08 March 2010

Four Deaths

Last week, in the issue dated today, and I wish they would just date the issue with the date it appears, but I digress, there was a little front-of-the-book piece in the New Yorker, about MoMA's acquisition of a bunch of Wiseman films.

"A startled secretary looks on."

Just that little sentence, and bang – I was thinking about the several people in my office building who’ve died since I started working here.

That secretary? I knew her. I’ve seen the Wiseman documentary, too, and I tell you, she wasn’t startled. Waiting to get a word in edgewise, and rolling her eyes, but not startled - she'd seen it all. She was a tiny little thing, warm and feisty, with outrageously decorated fingernails, and she’d been around forever, serving a revolving cast of Executive Directors – until she died of uterine cancer, caused by the Tamoxifen that successfully treated her breast cancer.

The elevator operator was one of the crustiest guys I’ve ever known. The story ‘round the building was that the happiest anyone had ever seen him was was when his union was on strike and he got to hang out in front of the building, picketing and kibbutzing and not running the elevator. He’d had a congenital heart defect, repaired once, and then again, and he used to show his open heart surgery scars to anyone who'd ask. One day the repair failed, and he lingered in the hospital for months – a young man – and crusty as he was, we all missed him when he was gone.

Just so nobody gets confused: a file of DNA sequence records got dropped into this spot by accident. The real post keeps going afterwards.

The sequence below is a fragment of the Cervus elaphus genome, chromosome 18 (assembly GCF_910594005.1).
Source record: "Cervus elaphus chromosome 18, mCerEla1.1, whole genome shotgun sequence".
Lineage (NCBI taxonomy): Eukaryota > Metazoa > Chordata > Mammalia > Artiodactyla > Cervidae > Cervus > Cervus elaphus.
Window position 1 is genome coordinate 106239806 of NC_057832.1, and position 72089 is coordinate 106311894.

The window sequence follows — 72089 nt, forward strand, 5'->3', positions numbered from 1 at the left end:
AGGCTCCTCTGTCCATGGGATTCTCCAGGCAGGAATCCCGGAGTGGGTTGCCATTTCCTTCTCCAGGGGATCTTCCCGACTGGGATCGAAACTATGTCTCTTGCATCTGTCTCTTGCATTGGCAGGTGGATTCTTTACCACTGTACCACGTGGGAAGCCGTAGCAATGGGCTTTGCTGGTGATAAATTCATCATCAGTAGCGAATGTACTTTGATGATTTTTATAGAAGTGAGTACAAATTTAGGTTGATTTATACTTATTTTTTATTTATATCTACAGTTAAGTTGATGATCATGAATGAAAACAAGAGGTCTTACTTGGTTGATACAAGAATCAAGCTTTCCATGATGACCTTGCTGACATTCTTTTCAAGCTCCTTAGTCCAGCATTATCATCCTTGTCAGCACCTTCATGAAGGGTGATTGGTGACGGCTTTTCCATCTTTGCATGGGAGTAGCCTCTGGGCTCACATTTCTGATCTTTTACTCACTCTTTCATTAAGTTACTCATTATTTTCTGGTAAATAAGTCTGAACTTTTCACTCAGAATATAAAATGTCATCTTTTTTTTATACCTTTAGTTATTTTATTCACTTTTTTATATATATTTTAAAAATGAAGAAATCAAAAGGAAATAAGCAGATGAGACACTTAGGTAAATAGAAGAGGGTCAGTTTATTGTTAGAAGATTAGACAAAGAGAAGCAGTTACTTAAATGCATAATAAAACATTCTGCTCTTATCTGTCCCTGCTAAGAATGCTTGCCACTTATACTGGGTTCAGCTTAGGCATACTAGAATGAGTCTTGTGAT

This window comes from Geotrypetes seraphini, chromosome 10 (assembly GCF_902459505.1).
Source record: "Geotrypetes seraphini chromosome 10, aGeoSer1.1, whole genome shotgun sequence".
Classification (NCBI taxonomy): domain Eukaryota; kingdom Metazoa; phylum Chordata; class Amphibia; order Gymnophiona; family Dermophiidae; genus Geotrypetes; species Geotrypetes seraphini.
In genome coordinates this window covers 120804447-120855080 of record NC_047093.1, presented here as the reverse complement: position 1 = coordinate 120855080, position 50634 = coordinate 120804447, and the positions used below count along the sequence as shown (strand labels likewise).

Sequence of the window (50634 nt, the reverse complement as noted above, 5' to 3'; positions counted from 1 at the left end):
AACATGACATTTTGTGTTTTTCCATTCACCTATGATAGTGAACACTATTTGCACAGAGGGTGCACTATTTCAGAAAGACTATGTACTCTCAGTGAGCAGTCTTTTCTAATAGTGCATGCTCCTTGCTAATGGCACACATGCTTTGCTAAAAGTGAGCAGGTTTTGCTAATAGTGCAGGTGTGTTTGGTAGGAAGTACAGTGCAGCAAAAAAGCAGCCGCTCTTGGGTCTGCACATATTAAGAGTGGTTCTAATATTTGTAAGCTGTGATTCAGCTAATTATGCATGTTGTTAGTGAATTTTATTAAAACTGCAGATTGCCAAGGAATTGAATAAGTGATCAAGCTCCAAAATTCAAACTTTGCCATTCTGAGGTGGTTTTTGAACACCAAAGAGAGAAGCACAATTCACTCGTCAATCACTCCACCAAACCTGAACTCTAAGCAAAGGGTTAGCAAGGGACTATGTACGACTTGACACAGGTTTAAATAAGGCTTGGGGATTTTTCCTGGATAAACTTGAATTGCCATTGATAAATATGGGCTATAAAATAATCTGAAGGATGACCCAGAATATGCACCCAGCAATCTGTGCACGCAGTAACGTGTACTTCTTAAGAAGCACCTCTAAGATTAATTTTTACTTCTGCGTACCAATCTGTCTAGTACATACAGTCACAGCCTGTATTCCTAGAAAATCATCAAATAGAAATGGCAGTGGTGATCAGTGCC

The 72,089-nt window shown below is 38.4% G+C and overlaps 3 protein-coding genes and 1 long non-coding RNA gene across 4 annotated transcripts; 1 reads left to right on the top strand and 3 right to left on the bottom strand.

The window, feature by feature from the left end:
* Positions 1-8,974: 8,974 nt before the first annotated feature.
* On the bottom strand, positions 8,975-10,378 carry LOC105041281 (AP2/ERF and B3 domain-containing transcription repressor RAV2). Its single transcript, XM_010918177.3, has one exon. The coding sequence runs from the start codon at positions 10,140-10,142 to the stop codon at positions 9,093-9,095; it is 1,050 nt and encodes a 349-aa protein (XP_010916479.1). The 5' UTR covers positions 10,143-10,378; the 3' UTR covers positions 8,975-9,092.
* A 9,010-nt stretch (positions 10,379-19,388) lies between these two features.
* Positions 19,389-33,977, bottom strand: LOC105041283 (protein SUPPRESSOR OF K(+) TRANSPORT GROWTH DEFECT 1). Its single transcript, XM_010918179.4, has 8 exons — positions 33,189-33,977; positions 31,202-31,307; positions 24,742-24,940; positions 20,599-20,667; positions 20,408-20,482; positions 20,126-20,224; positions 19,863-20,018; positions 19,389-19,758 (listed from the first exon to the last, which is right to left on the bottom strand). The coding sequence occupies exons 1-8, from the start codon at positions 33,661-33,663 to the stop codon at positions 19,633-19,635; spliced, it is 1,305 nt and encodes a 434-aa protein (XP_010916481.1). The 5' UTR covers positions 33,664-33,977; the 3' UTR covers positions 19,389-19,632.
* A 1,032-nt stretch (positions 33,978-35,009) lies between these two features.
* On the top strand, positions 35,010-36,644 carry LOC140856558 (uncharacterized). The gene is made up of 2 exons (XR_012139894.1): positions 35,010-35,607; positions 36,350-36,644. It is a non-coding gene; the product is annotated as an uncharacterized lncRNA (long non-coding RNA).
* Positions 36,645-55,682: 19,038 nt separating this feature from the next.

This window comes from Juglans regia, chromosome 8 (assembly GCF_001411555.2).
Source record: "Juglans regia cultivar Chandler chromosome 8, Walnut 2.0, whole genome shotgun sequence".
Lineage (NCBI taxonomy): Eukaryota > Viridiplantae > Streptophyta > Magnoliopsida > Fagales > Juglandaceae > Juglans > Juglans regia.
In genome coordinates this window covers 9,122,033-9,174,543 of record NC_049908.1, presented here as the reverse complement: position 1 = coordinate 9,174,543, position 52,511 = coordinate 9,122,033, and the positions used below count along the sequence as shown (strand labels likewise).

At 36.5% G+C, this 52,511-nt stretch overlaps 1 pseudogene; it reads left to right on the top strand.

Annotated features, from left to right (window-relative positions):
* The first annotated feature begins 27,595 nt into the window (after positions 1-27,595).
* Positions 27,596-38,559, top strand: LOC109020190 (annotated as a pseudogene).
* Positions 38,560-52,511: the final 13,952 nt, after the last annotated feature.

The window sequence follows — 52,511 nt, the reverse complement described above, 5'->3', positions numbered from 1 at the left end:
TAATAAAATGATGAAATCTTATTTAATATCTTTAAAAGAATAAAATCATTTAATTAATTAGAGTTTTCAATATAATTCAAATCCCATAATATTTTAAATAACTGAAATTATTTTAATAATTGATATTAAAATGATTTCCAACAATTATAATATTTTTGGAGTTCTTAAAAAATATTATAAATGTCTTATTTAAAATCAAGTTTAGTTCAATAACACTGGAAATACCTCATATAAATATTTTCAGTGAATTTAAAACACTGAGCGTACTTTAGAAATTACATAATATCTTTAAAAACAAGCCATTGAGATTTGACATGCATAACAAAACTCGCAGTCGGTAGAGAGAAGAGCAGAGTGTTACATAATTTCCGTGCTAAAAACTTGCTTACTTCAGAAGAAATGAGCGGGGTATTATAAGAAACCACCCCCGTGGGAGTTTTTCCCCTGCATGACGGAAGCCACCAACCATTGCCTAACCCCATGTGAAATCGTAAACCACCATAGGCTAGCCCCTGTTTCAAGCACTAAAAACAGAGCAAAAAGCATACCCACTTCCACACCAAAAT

The security guard was a tall, elegant, graceful man – with a girlfriend here and a kid there and maybe another girlfriend somewhere else. He was soft spoken, and wore his well-cut black suit beautifully, and one day he didn’t show up. It turned out that he’d been murdered in Brooklyn. Murdered and stuffed into a black plastic garbage bag and left on a curb. Shocking, and sad, and perplexing too – what kind of a life was he leading outside of our security desk that he could have been murdered in cold blood like that? As far as I know, his murder was never solved.

And the hat man. He made hats the old fashioned way, by hand. His studio was lined with shelves and shelves of wooden hat blocks, and he listened to jazz all day long, shaping, sewing, blocking, inventing. But he smoked like a chimney, and even though he quit finally, it got him, lung cancer. He was in and out of the hospital for about a year, and, knowing that he was often alone, no immediate family, I’d go visit and bring him a slice of pizza – it’s what he always requested when I asked if I could get him anything – anything other than hospital food. Around the time that my daughter was born, he moved into hospice, and I never did get to see him again.

"A startled secretary looks on."
So few words, so many memories.


Kyla said...

I really enjoyed reading these little snapshots. I am always intrigued by the impressions left behind after someone passes through our lives.

Quadelle said...

I love your descriptions - so vivid and full of life, even though the people, sadly, no longer are.

bernthis said...

I agree with Quadelle. This is one of my favorite posts of yours. four little stories, all interesting and unfortunately, very sad